If one were to describe time, one would possibly find several poetic ways to highlight its transcendental nature. For Prantik Basu, a graduate of the Film and Television Institute of India (FTII) and the director of Bela (2021), time appears to occur in juxtapositions. It might be repetitive in nature but is easily distinguishable from one moment to another. The documentary movie, Bela, becomes a 59-minute exploration of the various kinds of time that Basu allows us to experience as we walk down the roads and enter the homes of the locals in a small village in rural West Bengal. In it, time flourishes through the performance of gender roles, changing seasons, light and shadow, and night and day, all while being shrouded in a muslin of mystery.
Basu’s previous work, Sakhisona (2017), was woven around the unearthed stories that contributed to the lore in the village of Mogulmari. The black-and-white shots are laced with elemental folk music, which adds a rich layer of mystery to the entire short. Bela brings back the same mystery through its impeccable soundscape. In one of the first scenes, the Chau dance troop is seen rehearsing their performance. It plays out like a blur against a thick, dark sky lit up with lightning from time to time, visible to us in the growing darkness of the evening because of a single 100-watt bulb hung nearby. Alongside, the sound of the crickets mixed with the rhythmic drumbeats produces a hypnotic effect on the viewer, making Bela mysteriously charming right from the start. Basu captures nature sounds, silences, and human conversations to further orchestrate this enigmatic effect upon the audience in the rest of the film. When finally the sounds of nature, music, dance, and human conversation come together, we have already been transported into a timeless experience of life.
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Throughout the documentary, I kept wishing I had watched it on a big theatre screen. I could only imagine how immersive that experience might have been. My screen filled with furiously grey nimbus clouds, lush green trees swaying to the wind, and electricity poles against a blue sky with cottony clouds. Basu’s camera is in no hurry, much like the rhythm of life in the village itself. It lingers where it likes and takes in the minute details without being affected. In one scene, it is dusk, and women folk at work are returning home framed in silhouettes against a twilight sky – a calming few moments before the lights come on and the conch shells are blown in the village houses. It plays out like an idyllic rural scene we have ever-so-often come across while reading Rabindranath Tagore or Bibhutibhushan Bandopadhay, two stalwarts of Bengali literature. It finds motion in static and vice versa. Curiously, the director’s gaze doesn’t meddle with the everyday lives of the locals. In fact, the camera becomes as much a participant as the people in the cradle of the cowshed. The gaze turns from an enchanted admirer of the Chhau performance to an ardent local eye that stops at a distance from a bunch of children waiting to light a cracker during Diwali – Basu is an artist at the watch.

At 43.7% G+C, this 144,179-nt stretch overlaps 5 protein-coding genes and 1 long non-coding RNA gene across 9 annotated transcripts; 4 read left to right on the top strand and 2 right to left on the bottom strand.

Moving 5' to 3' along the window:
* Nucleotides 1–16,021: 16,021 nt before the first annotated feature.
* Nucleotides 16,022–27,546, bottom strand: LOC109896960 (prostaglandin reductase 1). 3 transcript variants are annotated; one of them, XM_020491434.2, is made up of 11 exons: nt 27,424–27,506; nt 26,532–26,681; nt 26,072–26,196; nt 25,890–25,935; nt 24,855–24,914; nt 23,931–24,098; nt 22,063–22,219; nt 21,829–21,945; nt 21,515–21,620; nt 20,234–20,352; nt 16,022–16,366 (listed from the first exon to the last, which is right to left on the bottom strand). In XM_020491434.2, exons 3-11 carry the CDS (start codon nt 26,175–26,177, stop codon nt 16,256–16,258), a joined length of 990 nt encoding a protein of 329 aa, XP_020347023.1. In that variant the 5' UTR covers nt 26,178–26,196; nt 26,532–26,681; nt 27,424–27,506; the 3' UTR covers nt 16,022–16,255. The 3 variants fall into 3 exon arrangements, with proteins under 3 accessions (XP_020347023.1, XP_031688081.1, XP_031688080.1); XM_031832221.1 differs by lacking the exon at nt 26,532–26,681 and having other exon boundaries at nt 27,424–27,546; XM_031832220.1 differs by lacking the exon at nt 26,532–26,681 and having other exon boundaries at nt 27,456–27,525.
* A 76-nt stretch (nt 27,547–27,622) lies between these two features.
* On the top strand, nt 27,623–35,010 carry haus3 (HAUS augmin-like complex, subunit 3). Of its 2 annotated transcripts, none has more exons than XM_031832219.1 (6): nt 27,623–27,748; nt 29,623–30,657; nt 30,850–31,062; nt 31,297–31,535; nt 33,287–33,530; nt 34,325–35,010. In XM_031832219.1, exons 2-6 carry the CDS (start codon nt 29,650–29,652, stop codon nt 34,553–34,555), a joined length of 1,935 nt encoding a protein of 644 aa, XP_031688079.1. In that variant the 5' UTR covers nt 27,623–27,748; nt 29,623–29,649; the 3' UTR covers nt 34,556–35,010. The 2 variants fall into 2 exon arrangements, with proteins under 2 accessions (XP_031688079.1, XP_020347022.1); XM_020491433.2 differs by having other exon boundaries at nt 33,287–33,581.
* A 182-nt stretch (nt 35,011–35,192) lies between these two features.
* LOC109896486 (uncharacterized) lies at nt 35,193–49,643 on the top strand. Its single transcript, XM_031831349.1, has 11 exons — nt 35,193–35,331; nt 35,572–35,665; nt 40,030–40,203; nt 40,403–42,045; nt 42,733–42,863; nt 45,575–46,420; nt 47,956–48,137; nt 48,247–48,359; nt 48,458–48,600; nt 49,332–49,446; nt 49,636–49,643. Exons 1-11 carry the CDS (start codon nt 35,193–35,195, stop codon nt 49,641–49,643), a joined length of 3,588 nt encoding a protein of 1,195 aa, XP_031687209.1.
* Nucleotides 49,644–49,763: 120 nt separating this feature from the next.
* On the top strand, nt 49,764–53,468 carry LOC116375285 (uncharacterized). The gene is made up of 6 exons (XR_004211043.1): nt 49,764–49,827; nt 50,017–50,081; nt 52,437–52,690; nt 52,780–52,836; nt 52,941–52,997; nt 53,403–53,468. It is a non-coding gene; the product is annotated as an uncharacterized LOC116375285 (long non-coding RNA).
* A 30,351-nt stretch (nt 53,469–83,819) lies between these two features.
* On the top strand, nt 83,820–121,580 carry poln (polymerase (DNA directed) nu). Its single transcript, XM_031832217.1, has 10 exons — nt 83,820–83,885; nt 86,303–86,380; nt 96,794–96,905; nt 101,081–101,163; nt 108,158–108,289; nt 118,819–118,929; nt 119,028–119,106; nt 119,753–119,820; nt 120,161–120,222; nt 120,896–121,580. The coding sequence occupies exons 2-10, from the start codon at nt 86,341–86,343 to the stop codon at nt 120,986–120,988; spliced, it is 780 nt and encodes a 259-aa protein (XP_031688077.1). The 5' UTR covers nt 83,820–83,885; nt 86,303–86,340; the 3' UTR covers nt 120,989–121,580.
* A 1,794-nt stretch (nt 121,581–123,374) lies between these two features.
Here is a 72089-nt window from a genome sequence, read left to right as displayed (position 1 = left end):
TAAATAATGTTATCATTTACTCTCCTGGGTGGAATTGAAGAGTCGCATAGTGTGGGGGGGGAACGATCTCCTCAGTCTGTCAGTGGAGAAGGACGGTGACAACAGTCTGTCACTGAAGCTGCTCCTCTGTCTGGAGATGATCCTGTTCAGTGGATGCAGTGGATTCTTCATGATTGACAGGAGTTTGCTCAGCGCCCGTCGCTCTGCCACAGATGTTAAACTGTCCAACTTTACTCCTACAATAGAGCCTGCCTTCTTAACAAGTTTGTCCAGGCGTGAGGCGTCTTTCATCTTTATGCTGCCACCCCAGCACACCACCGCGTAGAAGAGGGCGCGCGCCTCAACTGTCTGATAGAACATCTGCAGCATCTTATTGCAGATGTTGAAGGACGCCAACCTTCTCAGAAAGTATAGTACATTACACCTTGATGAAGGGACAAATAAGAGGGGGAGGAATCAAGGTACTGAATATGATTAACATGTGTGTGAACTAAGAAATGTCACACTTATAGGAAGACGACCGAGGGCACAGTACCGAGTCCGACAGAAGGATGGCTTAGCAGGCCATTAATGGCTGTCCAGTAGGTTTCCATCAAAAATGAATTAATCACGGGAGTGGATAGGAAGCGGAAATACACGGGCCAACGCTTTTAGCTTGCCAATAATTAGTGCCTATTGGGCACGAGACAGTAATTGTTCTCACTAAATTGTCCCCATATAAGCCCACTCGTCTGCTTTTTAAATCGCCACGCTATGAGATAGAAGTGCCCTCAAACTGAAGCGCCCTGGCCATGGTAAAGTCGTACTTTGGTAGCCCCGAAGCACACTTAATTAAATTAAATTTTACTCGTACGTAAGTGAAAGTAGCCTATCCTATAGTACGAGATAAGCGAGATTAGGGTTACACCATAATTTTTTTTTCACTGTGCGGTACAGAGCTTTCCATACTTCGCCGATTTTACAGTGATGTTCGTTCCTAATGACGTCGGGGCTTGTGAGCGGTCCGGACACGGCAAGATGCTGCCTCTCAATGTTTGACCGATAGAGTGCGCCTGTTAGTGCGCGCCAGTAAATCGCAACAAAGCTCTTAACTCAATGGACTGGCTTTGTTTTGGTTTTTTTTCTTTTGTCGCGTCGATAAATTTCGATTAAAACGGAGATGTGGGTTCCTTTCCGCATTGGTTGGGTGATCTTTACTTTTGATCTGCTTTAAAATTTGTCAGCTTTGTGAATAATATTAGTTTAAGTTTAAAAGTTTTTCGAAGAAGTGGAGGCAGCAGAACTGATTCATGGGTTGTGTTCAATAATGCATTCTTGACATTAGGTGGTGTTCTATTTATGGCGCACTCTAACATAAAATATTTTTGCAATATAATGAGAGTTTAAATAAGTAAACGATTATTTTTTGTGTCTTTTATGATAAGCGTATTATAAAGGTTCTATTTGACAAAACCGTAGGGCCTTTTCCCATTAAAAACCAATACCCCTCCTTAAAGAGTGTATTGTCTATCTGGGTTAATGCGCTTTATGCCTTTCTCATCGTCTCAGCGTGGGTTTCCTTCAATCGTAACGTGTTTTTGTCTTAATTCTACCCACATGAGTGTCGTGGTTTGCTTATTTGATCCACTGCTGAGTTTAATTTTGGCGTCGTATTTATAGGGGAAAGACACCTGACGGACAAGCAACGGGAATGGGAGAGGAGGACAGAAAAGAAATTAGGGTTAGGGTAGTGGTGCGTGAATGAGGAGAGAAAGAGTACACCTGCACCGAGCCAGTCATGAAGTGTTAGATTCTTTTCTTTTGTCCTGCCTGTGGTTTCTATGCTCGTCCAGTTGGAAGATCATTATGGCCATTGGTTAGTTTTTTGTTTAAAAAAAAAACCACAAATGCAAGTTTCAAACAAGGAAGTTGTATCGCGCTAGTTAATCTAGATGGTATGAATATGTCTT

The compound nature of culture and gender roles lie at the heart of Bela. Women labor to gather and provide for the family in more traditionally masculine ways while the men in this village rehearse, dress up in costumes, and entertain the crowd by performing a traditional dance form. In a favorite shot, the camera captures a woman at leisure, standing with her back to the audience and combing her hair. On the other hand, men seem to be cackling and cajoling as they journey to and from their homes. Interestingly, these role reversals take place because of the cultural construct around the Chhau dance form, which is believed to require the display of manly prowess. Gender becomes a performance here. However, we are also let into the hetero-patriarchal idea of culture- women’s art doesn’t reach the public eye, is unacknowledged, and washes away naturally, but the art form of men is put on public display, garnering attention and accolades galore.
The traditional and the modern also come together in Bela to produce a fictional time knitted carefully by Basu after two years-long shooting and living in this village. I will carry the scenes from Diwali, where we find the women lighting diyas around the house as blue disco lights patrol the courtyard of the house with me for a while. Is Basu trying to tell us that with time traditions will ebb and urbanization will flow in to change the socio-cultural makeup of villages like these, which, till now, have managed to stay away from the plunders of modern technological advancements?
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Bela offers itself up for contemplation about time and the possibilities of the documentary as an archive of this time. It is delicate in its handling of an endangered present. Bela, literally meaning ‘time’ in Bengali, aims to become the time governing the little village. It becomes a fiction deeply rooted in the non-fictional realities of the world.